Soda Tax or Free Fruits and Veggies?

For all its good intention, the soda tax will undoubtedly ignite a bitter debate. Why not try a more palatable policy, such as swapping out azaleas and petunias for apples and peas?
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The soda wars are afizz again in two California communities. Voters in Richmond and El Monte will soon decide whether a penny-per-ounce tax on sugary drinks is an appropriate municipal policy to help combat obesity.

Proponents of such policies argue something needs to be done to get communities fit and healthy. This is especially urgent in poorer cities like Richmond and El Monte. Here's an alarming statistic: HALF of the children in these two communities are obese or overweight. It is likely these children will live sicker and die younger than their parents.

Indeed, instances of obesity and type-2 diabetes have ballooned in urban America over the past two decades, with no relief in sight. Taxing soda (or passing moratoria on fast food restaurants, as Los Angeles did recently) places obstacles between consumers and high-calorie foods. But opponents argue such taxes infringe on civil liberties, by stifling a person's right to choose what to eat.

Regardless of where you stand on the issue, limiting unhealthy foods is only half of the diet equation. A more balanced solution is to encourage a more balanced diet. Municipalities might want to consider providing fresh fruits and vegetables to their citizens, especially in neighborhoods where healthy food is scarcely found.

Public produce--the planting of fruits and vegetables in public space, and allowing the public to freely harvest--is an obesity-combating policy that is gaining favor with municipalities throughout North America.

In 2010, residents of Seattle--with help from Council members and the Department of Transportation--transformed a weedy street median into an edible oasis. Two years later, that public garden has grown by leaps and bounds. Public fruit trees and vegetable plots sit alongside traditional community garden plots, picnic tables, and Adirondack chairs. It has become a neighborhood gathering place, nourishing both body and soul.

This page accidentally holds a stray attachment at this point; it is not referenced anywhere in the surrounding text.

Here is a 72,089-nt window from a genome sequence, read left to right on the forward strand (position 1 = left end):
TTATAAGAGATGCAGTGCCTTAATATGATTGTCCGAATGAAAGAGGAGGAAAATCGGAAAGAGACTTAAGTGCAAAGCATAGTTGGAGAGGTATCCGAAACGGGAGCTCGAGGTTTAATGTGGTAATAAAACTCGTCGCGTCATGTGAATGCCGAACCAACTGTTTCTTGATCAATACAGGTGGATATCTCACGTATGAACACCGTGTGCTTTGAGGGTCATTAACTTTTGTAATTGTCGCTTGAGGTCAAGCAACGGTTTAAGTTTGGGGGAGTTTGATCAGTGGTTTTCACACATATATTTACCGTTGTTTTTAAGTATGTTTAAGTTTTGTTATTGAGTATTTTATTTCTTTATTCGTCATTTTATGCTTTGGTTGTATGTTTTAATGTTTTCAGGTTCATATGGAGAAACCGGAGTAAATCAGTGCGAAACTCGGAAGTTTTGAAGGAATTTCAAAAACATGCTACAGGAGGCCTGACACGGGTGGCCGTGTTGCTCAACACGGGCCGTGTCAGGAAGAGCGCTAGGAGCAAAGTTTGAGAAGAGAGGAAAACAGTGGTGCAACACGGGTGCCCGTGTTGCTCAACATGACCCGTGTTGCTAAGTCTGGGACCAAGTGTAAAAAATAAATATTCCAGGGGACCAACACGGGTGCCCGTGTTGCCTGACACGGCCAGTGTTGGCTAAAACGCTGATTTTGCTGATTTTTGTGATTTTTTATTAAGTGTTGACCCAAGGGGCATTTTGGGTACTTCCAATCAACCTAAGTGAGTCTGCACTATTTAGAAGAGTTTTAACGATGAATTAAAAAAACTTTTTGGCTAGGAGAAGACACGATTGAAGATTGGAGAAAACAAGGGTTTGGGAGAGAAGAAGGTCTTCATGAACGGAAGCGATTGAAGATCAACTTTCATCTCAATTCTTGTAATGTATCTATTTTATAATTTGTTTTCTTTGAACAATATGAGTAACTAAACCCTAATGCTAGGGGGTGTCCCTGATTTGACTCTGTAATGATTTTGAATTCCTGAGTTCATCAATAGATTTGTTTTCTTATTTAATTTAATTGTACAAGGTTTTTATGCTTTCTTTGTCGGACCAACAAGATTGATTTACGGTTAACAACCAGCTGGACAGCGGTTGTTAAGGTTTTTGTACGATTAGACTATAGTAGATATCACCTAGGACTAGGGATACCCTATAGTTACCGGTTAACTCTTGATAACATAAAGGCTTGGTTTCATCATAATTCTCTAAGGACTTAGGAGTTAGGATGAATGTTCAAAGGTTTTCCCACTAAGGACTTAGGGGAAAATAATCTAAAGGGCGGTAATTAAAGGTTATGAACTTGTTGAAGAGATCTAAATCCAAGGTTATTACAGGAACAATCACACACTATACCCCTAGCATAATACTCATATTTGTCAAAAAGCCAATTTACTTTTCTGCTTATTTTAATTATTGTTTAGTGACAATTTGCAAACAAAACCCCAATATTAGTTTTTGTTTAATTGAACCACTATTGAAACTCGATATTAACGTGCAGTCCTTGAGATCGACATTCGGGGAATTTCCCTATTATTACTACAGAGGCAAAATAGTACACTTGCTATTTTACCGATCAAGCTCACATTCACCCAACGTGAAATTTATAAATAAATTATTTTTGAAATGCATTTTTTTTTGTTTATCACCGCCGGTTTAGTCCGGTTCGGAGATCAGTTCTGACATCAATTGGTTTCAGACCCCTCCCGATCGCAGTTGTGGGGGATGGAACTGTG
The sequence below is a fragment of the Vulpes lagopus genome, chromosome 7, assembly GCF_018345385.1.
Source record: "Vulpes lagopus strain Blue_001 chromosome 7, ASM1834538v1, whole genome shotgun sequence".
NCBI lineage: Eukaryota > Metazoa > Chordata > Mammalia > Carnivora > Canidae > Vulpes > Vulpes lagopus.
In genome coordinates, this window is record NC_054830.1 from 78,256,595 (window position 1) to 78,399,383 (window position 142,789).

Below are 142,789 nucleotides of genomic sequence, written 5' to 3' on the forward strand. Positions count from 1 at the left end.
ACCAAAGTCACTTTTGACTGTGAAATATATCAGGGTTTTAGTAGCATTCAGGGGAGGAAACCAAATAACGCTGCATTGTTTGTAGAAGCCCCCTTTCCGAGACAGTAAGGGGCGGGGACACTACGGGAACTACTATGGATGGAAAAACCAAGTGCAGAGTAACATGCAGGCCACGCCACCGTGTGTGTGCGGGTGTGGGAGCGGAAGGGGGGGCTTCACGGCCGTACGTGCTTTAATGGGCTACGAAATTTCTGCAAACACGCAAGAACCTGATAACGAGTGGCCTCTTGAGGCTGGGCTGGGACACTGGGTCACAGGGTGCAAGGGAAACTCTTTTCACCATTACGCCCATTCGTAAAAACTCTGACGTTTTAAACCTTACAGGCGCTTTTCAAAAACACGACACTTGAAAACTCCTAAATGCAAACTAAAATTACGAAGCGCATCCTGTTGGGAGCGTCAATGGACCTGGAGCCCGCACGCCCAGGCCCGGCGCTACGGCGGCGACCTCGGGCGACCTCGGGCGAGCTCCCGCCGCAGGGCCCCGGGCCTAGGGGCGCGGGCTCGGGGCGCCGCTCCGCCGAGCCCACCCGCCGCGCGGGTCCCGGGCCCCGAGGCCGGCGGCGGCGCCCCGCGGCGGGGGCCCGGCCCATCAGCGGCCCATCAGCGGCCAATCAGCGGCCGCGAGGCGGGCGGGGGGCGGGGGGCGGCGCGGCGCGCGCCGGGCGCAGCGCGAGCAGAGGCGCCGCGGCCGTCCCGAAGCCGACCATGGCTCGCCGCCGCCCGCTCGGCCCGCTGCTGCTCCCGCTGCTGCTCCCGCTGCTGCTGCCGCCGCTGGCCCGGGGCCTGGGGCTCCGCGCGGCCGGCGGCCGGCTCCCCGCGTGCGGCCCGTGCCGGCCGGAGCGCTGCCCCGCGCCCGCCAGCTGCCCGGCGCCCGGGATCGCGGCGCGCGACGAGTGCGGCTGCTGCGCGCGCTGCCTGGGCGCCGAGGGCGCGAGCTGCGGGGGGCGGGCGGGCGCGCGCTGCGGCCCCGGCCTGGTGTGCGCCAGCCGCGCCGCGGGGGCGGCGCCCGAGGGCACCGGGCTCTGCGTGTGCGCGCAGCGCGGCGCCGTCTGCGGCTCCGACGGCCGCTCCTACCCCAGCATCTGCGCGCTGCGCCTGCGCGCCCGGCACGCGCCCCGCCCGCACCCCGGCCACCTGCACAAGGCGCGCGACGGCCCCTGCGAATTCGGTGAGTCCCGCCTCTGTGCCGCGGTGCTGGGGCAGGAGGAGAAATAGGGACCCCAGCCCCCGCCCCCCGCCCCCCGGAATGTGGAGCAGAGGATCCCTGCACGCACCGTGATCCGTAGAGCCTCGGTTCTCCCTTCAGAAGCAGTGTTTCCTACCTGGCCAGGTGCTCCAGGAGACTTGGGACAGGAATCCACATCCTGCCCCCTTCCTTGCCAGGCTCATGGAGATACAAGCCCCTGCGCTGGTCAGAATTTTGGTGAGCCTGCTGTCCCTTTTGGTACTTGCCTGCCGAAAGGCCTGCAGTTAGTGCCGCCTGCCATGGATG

Municipal planners in Provo, Utah have been tending vegetables on the steps of City Hall for the past four years. Several-hundred pounds of carrots, potatoes, squash and melons have replaced frou-frou flowers. Produce which is not harvested by the public or other municipal employees is donated to the local food bank.

Provo's project inspired a similar public produce garden in the town of Bainbridge, Washington. City Planner Steve Morse wondered aloud, "Why put all this energy into growing ornamental plants when you can grow food?"

And in Kamloops, British Columbia, folks have been hard at work with their public produce plot. In 2011, a group planted a vegetable garden on a vacant lot on Victoria Street in the heart of downtown. College students picked zucchini alongside business suits, and children learned about zesty mizuna with their parents.

That vacant lot garden inspired another edible landscape in Kamloops, this one right outside of City Hall. Swiss chard, beets, kale, strawberries, and even agave were planted to "educate citizens, neighbourhood groups and the business community on how edible landscaping or food-scaping can be grown on private or public lands while contributing to a more food secure and healthy community."

For all its good intention, the soda tax will undoubtedly ignite a bitter debate. Why not try a more palatable policy, such as swapping out azaleas and petunias for apples and peas? This is the sort of government policy that can provide even more choice to its citizens, not limit them. It is a win-win for municipal governments, as public goals are attained and the City's public image improved.

As one gardener in Bainbridge commented, "I want people to see City Hall differently-- that it's our public land, and that it works for us and with us."

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